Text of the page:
The Mysterious Mpemba Effect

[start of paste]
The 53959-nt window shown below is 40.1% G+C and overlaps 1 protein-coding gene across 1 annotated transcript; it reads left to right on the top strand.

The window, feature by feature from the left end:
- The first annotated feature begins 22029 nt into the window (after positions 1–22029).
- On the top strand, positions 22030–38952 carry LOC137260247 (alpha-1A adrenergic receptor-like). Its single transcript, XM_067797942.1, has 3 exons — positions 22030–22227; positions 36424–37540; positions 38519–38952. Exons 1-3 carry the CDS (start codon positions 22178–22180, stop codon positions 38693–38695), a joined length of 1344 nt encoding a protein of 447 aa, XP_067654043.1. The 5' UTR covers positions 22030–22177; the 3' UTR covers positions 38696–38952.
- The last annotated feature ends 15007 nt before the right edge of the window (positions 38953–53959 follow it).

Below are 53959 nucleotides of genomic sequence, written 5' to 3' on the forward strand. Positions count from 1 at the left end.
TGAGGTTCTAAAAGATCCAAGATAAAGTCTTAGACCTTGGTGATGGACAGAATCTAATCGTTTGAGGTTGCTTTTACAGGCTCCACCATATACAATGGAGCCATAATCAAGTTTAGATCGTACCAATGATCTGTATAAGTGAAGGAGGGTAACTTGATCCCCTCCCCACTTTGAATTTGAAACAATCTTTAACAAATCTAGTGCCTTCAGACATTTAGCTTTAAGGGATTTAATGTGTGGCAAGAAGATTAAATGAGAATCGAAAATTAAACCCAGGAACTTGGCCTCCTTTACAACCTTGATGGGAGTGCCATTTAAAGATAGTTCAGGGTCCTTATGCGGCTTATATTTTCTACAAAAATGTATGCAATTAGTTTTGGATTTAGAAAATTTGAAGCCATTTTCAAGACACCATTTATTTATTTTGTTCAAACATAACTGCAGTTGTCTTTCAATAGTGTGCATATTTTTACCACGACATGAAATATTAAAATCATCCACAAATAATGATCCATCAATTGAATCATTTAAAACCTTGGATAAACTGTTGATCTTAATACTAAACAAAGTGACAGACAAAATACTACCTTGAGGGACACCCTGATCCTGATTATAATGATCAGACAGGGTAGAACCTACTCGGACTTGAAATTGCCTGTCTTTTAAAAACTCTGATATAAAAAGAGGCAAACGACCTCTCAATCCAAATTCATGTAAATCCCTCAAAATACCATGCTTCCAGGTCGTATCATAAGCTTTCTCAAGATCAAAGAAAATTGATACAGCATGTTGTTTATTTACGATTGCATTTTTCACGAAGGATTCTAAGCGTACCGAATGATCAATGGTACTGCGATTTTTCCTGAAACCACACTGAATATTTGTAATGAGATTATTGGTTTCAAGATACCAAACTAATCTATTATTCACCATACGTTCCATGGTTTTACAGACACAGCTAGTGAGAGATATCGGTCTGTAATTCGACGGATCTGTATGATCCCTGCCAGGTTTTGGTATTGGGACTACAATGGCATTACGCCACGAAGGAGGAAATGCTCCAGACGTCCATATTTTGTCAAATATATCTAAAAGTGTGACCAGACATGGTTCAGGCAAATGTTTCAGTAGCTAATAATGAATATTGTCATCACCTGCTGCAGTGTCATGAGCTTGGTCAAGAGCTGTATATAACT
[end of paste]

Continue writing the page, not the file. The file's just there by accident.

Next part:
The Mpemba effect is quite well known though maybe not by name outside of physics. It is the idea that hot water will freeze faster than cold water. I can remember a competition held by the Royal Society of Chemistry four years ago that had the goal of finding an explanation for the Mpemba effect. But slowing down might be required to explain where this almost paradoxical claim came from. The story I heard and I believe to be in the most part true is that a boy called Erasto Mpemba back in the sixties was creating ice cream as part of a class food project. He was running behind schedule and so instead of letting his mix cool before putting in the freezer he put it in still hot. He was surprised to find his ice cream was ready before his classmates who had put their cold mixtures in before him and at the same time as him. Apart from the eponymous example there are many recorded examples of this happening throughout history even as far back as Aristotle. The explanation I believe to be most valid is that the hot water produces convention currents that can still be maintained even when the water cools. This means the rate of cooling is always faster in the hotter container. Other theories talk about how cold water freezing causes a layer of ice over the surface which can insulate the water below slowing the cooling rate, but in hot water ice forms around the base and sides first so this insulation doesn’t get a chance to be made. A paper has just been released that seems to come to most simple of all however: the Mpemba effect doesn’t actually exist. Generally the Mpemba effect is seen more in home based freezing methods rather than in laboratories. The empirical studies that do show the Mpemba effect only ever find the difference in freezing time to be very small and many can’t find any evidence for it at all. It is possible that under the strict controlled conditions the effect is reduced to nothing in which case the source must be some kind of rudimentary action somewhere. This result does raise an interesting question; if an effect is commonly observed in nature but can’t recreated or observed in laboratory conditions what conclusion is science supposed to pull?


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